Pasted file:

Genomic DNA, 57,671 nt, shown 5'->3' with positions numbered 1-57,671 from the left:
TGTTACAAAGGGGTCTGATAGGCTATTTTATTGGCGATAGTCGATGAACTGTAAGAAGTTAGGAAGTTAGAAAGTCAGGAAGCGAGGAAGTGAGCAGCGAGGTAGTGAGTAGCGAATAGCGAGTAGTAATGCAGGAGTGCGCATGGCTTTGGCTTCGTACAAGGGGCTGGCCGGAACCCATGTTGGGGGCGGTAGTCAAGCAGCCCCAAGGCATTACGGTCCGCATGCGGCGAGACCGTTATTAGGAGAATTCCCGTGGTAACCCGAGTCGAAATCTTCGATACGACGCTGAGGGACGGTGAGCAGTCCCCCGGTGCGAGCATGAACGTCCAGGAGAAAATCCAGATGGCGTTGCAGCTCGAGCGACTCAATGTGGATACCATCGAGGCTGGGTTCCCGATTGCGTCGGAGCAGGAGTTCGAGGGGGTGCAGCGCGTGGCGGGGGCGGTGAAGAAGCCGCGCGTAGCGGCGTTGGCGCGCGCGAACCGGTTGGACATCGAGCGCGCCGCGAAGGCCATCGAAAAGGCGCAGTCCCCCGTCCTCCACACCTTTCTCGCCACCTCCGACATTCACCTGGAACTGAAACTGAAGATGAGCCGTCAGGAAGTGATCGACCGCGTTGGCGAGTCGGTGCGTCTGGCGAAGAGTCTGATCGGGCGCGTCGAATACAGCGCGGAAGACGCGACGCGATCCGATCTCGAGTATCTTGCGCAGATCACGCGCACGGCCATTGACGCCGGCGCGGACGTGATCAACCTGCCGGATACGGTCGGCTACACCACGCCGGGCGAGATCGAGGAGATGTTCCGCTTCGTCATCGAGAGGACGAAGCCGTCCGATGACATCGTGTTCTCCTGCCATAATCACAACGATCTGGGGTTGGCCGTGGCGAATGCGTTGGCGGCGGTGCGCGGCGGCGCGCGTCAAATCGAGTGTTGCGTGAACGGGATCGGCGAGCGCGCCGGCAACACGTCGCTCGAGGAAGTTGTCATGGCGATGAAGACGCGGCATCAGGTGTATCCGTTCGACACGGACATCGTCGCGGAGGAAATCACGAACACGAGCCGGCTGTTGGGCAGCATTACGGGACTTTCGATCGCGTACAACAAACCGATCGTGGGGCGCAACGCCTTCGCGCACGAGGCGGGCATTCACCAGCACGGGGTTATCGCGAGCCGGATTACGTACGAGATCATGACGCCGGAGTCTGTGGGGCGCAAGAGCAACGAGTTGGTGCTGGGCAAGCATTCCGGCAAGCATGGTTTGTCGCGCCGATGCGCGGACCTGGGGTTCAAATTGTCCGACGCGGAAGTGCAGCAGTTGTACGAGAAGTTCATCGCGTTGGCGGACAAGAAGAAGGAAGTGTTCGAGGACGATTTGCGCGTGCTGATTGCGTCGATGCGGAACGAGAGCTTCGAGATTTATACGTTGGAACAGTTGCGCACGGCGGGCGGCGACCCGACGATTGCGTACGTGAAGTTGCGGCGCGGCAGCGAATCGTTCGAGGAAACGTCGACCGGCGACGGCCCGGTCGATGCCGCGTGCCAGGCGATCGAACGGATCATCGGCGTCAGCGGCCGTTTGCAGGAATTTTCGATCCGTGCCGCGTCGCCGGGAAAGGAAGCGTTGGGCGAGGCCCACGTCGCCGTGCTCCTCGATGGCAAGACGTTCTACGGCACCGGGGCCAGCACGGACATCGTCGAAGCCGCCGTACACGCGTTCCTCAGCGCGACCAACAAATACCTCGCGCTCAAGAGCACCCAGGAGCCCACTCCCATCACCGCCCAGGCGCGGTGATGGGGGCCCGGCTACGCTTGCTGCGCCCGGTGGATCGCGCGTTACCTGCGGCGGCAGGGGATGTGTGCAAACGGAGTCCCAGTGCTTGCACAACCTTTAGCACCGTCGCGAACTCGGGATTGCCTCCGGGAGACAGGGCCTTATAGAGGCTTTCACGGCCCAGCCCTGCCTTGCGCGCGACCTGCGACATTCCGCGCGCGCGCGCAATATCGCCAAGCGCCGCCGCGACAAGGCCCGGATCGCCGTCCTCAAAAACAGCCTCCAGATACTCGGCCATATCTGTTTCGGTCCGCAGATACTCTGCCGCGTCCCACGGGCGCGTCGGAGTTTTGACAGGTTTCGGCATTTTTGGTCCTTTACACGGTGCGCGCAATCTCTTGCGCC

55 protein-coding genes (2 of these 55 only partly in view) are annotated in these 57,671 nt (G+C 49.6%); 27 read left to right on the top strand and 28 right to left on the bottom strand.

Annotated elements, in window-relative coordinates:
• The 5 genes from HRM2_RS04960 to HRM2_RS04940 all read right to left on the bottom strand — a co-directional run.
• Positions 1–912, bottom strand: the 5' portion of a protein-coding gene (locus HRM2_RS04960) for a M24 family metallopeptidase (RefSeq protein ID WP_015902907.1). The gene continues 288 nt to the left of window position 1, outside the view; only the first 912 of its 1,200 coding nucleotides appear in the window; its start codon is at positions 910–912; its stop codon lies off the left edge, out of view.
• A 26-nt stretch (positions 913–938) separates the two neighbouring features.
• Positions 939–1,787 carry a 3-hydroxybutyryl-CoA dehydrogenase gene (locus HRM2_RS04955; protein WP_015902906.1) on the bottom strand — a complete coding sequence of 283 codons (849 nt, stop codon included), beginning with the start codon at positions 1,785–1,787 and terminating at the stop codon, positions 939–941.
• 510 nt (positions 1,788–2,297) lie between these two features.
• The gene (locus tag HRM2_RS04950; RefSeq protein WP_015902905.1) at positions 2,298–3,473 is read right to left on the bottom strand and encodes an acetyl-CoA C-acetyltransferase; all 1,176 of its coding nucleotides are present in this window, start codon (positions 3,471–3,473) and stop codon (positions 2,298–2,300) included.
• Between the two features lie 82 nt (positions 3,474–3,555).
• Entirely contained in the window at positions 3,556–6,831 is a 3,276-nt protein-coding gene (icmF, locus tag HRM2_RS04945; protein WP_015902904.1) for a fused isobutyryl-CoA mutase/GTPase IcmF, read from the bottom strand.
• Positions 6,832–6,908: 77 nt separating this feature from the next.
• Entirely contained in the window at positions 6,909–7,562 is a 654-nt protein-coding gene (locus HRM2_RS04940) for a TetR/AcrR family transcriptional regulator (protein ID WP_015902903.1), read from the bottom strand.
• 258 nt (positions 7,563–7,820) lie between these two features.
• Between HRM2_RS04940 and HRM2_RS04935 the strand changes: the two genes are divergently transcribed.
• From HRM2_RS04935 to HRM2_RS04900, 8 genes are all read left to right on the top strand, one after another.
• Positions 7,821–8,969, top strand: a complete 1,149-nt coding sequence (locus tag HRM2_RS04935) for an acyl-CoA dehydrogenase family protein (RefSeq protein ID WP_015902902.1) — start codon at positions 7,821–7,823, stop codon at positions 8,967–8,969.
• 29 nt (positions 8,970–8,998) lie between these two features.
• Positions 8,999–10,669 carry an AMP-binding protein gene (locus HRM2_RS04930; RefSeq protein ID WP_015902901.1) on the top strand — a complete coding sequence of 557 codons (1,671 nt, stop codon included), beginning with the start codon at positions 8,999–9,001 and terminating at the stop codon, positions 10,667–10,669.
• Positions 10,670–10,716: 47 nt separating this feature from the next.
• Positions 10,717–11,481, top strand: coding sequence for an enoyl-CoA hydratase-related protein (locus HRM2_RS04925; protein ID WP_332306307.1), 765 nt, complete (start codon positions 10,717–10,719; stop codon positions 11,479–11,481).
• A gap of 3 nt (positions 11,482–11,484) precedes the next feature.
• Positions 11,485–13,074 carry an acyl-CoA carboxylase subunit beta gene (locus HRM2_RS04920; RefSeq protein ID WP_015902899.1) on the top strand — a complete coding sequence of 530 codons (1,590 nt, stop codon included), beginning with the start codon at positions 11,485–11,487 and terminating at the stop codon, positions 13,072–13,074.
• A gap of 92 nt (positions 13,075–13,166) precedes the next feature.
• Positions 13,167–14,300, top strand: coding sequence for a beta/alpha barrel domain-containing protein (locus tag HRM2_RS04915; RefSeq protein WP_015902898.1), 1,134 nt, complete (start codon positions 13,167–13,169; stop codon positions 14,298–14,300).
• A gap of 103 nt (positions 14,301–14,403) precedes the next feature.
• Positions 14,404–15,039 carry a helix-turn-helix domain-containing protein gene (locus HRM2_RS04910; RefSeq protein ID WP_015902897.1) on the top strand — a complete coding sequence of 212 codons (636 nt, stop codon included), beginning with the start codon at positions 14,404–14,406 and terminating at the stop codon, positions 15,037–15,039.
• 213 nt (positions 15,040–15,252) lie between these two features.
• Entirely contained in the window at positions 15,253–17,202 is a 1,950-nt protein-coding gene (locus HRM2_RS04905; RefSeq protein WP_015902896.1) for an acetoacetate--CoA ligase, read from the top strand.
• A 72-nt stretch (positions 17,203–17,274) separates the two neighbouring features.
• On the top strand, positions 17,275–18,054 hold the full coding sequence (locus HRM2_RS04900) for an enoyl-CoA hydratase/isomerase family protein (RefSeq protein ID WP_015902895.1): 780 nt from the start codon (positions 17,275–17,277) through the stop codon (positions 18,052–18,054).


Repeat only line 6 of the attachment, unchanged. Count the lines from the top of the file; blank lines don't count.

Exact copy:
• Positions 1–912, bottom strand: the 5' portion of a protein-coding gene (locus HRM2_RS04960) for a M24 family metallopeptidase (RefSeq protein ID WP_015902907.1). The gene continues 288 nt to the left of window position 1, outside the view; only the first 912 of its 1,200 coding nucleotides appear in the window; its start codon is at positions 910–912; its stop codon lies off the left edge, out of view.